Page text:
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  • stiftungkanthaboph

Basis for life

Families provide their own food for their hospitalised children. There is no central hospital kitchen. Many locals therefore offer the food they have cooked or picked themselves in the streets near the hospitals.


Tuk-tuks rattle through the streets of Siem Reap, pedestrians make their way through the traffic, and you can buy anything your heart desires from the stalls lining the streets. Shirts and trousers, soft toys and dolls, nappies and water bottles - and a colourful variety of culinary delicacies.

Kam Sram has set up her basket of bananas, corn, and root vegetables in the street just behind the children's hospital and is waiting for customers. "The money I earn here is an important source of income for my family," explains the 40-year-old. She has been bringing her things here to sell for the past twelve years to earn a livelihood. Kam Sram explains with gratitude that all three of her children were born in the maternity unit at the hospital. "I am very happy that I received free help here."


Many of her current customers come from the hospital. They are both employees and family members of hospitalised children. Unlike in Switzerland, there are no kitchens in the hospitals. Food and care is provided exclusively by the mothers and fathers, grandparents and siblings who stay with the young patients around the clock. One child, one attendant - that's the rule. So there is always someone there to give information and dry tears.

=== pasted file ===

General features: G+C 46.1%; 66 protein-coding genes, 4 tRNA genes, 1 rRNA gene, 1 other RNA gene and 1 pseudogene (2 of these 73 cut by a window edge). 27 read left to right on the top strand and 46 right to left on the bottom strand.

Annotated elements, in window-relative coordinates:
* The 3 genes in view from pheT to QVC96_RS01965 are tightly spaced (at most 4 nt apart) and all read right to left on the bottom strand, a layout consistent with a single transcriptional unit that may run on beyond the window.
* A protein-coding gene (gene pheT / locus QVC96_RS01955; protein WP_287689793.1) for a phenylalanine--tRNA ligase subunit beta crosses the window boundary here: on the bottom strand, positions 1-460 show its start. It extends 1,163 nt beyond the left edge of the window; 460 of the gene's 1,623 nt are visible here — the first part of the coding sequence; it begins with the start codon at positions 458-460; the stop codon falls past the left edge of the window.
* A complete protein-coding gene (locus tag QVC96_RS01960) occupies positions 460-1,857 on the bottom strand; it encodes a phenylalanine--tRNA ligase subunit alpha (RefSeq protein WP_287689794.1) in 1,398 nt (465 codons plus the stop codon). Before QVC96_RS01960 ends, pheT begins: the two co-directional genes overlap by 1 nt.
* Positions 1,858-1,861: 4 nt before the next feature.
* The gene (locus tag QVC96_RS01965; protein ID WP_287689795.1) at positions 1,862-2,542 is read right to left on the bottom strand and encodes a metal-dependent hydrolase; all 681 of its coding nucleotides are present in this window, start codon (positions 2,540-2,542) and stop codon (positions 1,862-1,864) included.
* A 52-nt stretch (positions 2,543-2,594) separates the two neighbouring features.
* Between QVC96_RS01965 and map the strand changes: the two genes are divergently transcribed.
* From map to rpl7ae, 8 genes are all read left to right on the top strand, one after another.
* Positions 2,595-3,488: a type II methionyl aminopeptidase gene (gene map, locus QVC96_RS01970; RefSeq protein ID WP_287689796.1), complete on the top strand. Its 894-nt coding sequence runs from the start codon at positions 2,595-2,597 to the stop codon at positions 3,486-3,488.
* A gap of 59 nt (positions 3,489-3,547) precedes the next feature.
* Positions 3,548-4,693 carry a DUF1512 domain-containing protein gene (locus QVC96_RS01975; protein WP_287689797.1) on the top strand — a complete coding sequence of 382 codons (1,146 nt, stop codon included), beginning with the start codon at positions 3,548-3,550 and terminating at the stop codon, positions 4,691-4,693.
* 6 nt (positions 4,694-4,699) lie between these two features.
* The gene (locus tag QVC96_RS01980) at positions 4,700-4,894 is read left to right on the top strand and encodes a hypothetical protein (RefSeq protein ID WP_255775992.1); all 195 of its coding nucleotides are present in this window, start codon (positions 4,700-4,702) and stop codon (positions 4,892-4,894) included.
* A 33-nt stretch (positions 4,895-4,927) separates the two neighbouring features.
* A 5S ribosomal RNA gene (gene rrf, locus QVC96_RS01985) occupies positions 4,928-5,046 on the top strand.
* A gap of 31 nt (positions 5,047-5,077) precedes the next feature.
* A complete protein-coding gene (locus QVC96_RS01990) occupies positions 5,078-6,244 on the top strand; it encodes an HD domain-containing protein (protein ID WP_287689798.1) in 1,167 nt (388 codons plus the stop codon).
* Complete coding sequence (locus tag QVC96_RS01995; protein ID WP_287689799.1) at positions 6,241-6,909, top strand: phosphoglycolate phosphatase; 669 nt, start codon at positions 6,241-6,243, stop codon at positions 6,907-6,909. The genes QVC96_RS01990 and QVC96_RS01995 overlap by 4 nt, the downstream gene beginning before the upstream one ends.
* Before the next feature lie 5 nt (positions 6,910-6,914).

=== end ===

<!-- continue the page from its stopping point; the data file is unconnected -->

After war and civil war, Cambodia has developed enormously in recent decades - also economically. Around three-quarters of the local population live in rural areas where, despite progress, poverty remains widespread. And in the cities, alongside a growing middle class, there are people living in slums with little access to clean water and sanitation. According to World Bank surveys, they make up around 40 per cent of the population in urban centres.

Ho Hak is also at the market to make ends meet for himself and his family. The 44-year-old shares a stall with his sister - he is there from 5am, she takes over from 10am. "Afterwards, I drive a tuk-tuk to earn some extra money." Small plastic containers are stacked on the table in front of him, offering vegetables and rice, soups and eggs, fish and sausages. They cook it all themselves, says Ho Hak. His pride and joy: "We raise chickens at home and sell the roasted meat here at the market."


Around 2,600 local employees and their families receive a livelihood thanks to fair wages from our foundation. At least as many people benefit from the sale of their products on the market - because every year, our hospitals admit more than 184,000 in-patients. In addition, there are almost 900,000 outpatient consultations. They all need to be treated and cared for. In this sense, the Kantha Bopha hospitals in Siem Reap and Phnom Penh not only save children's lives, they also keep a small economy going.

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